PhotoCredit: Pixabay

PhotoCredit: Pixabay

I once told a shop assistant “I’m just not a skinny jeans person”, masking my deep insecurity about how I thought they looked on me. I will never forget her saying “but maybe you need to be a skinny jeans person”. It was one of those moments where I could see my old stories were limiting me. One of those ‘fashion as a metaphor for life’ moments.

I needed someone else, someone more objective, to show me a different perspective. To nudge me in a new direction. Oddly, I trusted her opinion more than I trusted my own.

A friend of mine dreams of squiggling but is somewhat stuck in the linear. He wants to squiggle but … the struggle is real. He recently told me the book Get Out of Your Mind and Into Your Life by Steven C. Hayes had been helpful. Hayes explores our incredible capacity to get in our own way and I found it tied to True Refuge by Tara Brach which I mentioned last week.

Obviously both books want to help us find our way. Through different lenses, they both point to our infinite ability to distract ourselves by our stories, patterns and reactions. Old responses to situations that allow us to avoid how we truly feel. Old responses that keep us in that cycle of behavior where nothing changes.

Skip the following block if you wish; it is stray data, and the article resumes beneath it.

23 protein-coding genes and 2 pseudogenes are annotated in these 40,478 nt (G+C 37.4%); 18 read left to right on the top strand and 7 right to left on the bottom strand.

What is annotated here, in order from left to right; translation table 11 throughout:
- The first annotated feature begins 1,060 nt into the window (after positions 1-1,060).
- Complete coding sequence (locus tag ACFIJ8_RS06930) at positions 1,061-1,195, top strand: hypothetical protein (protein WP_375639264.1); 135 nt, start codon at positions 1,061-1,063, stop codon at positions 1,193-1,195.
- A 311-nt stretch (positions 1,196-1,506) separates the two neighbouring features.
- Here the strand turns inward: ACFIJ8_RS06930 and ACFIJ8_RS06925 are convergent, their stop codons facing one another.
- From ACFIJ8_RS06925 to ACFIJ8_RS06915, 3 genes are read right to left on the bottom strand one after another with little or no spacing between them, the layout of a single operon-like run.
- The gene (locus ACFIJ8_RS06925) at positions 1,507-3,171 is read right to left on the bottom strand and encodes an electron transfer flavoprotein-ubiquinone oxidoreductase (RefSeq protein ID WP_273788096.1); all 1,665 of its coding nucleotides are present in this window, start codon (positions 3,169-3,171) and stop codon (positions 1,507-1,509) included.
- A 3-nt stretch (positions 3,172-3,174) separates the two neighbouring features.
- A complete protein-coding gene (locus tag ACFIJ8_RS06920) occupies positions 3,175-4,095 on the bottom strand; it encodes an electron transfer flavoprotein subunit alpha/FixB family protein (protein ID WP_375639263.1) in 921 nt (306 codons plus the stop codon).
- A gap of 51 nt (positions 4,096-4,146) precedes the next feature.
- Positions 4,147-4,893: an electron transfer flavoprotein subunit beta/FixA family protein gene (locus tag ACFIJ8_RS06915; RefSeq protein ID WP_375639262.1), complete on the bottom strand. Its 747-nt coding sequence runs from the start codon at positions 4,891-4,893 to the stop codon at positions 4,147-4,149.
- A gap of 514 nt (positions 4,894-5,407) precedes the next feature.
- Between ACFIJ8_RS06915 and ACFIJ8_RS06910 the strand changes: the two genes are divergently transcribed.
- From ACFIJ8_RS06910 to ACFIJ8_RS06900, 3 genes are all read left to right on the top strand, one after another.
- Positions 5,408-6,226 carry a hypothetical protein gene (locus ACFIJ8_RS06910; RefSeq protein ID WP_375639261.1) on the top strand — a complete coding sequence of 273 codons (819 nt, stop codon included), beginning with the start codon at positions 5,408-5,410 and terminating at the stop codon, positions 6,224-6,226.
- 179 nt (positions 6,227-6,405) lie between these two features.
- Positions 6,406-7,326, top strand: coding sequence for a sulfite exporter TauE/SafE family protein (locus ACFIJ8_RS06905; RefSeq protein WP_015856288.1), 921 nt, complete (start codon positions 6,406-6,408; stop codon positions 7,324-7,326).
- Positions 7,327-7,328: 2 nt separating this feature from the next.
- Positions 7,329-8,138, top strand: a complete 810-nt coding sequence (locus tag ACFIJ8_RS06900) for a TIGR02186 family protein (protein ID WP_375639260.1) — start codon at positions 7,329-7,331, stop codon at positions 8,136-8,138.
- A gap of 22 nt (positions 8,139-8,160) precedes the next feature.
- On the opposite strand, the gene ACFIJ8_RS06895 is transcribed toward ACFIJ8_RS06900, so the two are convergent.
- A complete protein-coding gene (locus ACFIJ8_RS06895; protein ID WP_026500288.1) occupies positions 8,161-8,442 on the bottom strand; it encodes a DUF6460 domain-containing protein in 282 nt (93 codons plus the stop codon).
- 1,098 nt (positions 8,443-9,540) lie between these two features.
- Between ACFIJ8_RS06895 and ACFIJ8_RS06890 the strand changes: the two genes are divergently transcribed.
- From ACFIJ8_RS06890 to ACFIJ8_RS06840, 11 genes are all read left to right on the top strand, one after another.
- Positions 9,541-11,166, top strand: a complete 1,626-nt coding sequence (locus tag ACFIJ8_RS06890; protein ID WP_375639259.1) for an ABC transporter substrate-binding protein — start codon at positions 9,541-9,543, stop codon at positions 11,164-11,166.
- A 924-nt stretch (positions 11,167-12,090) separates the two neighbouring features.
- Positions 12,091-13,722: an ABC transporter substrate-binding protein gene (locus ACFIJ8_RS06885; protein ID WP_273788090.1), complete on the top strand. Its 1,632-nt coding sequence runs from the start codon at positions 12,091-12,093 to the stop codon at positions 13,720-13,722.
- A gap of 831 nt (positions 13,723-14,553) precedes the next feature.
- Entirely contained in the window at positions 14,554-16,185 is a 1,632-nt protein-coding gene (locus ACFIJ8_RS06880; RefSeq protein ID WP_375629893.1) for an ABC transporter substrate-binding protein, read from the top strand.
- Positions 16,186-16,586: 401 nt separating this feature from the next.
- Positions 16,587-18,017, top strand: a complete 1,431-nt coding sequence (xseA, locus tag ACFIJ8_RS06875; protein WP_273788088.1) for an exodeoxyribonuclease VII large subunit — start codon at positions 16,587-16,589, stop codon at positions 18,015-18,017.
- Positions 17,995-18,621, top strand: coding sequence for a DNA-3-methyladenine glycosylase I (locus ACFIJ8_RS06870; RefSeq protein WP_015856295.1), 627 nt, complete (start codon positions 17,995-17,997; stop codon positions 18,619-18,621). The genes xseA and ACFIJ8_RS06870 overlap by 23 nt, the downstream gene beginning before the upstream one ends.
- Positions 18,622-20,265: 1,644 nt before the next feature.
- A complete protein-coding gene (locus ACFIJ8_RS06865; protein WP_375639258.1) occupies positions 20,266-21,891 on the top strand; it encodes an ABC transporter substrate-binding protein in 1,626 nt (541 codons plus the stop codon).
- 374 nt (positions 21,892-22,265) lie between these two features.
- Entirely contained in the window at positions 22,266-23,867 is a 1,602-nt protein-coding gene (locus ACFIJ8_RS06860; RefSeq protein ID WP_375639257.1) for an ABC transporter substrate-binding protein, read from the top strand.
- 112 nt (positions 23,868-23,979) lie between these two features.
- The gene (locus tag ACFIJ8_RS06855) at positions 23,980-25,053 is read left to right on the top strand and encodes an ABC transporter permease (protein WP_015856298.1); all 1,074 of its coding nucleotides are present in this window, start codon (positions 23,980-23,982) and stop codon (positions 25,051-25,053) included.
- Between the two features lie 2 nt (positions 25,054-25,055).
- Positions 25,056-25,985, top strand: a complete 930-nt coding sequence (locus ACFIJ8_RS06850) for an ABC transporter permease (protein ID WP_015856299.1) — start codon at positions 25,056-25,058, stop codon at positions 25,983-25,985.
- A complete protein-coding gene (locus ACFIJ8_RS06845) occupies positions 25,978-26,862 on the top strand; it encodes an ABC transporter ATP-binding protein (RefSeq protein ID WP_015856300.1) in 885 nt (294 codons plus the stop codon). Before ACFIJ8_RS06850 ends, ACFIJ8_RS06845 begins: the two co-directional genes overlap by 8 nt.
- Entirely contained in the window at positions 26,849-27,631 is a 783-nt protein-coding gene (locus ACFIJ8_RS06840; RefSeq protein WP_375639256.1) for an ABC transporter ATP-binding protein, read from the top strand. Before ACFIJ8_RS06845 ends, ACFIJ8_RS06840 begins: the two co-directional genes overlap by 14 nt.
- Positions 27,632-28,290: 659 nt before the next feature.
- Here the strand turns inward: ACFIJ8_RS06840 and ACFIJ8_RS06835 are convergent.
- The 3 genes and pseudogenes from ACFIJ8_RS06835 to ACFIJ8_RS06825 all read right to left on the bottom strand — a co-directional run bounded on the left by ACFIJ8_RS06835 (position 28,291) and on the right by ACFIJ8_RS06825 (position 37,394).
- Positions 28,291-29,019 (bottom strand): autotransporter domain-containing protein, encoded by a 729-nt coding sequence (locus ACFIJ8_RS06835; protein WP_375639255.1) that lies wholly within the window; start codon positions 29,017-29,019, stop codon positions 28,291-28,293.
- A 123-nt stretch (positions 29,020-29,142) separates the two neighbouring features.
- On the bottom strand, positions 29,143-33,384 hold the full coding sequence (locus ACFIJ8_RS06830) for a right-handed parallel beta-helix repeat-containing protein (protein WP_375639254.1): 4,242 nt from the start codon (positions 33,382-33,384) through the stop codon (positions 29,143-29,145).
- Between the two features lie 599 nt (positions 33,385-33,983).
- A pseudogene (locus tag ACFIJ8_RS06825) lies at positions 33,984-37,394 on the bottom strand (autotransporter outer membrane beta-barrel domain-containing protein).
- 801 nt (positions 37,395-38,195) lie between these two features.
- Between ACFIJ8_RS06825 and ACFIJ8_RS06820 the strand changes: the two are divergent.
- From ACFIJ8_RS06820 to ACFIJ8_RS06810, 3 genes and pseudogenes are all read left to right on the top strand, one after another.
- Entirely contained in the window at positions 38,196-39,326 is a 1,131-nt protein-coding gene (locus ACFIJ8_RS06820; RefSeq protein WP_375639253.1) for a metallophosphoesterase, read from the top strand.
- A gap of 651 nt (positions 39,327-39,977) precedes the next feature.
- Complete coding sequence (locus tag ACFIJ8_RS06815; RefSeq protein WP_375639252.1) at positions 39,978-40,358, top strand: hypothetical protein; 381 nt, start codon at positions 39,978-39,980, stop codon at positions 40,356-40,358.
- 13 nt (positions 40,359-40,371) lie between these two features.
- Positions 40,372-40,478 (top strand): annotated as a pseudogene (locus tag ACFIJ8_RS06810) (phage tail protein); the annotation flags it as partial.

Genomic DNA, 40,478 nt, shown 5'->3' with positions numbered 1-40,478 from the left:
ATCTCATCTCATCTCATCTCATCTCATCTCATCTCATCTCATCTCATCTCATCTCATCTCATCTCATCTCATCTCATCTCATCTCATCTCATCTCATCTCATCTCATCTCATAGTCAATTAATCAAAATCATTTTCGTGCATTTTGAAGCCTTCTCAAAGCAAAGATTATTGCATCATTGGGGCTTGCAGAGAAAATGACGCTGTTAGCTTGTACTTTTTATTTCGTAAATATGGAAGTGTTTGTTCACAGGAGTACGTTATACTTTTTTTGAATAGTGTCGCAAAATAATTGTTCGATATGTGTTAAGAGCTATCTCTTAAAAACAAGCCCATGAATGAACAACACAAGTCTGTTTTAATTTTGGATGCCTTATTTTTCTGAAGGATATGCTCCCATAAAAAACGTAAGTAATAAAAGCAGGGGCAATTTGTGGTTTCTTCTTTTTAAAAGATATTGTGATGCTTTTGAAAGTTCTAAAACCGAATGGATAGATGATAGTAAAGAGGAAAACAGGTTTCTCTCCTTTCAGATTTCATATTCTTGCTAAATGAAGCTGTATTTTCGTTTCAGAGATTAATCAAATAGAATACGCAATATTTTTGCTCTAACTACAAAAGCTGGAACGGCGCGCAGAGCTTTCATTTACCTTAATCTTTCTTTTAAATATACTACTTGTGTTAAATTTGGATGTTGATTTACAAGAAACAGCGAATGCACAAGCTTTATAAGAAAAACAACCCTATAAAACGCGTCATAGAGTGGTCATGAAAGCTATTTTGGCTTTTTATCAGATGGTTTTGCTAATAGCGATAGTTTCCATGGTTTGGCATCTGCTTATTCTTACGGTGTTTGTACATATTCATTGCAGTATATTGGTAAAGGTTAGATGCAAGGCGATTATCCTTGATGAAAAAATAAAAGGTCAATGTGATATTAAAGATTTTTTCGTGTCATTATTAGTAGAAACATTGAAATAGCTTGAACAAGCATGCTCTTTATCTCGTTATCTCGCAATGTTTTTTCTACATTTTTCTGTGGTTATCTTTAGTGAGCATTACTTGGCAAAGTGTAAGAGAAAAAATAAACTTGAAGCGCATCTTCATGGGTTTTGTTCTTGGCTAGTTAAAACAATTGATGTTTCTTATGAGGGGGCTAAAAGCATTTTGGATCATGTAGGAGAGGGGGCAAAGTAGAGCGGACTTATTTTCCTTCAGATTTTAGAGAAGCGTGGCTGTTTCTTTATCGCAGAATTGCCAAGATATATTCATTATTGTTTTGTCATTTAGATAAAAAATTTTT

Hayes investigation of the concept of willingness really struck me. I loved his critique of ‘try’. He quips that “try is being only halfway willing”. Yoda said it first “Do or Do Not, There is No Try”. True change only occurs when you are willing to take a risk. You need to be ready to jump, to make the leap, to step into discomfort, to try on the skinny jeans.

Hayes’ is not aggressive with his counsel. He notes that the willingness dial and the discomfort dial turn in synchronicity. It may not be possible for you to turn the willingness dial all the way to full volume. Maybe you need to slowly, possibly over years or decades, turn the dial up. You need to go at a speed that feels manageable to you.

Finally, Hayes counsels us to look at our thoughts rather than from our thoughts. It’s the same advice Eckhart Tolle gives us: the thoughts in our head are not who we are. The thoughts in our head are in fact a distraction from who we are.

The stories we tell ourselves are a side-show; one we have seen time and time again. We have a choice every moment of every day to play the old record or to play a new one. We have a choice: to watch ourselves as we react the same way, and get the same response; or try something different.


Maybe we use our stories to mask our lack of self trust. Maybe our struggle with willingness is actually a struggle with ourselves; a struggle to trust that we can move through the discomfort of something new. Whether it’s trying on a new pair of jeans or trying on a new career.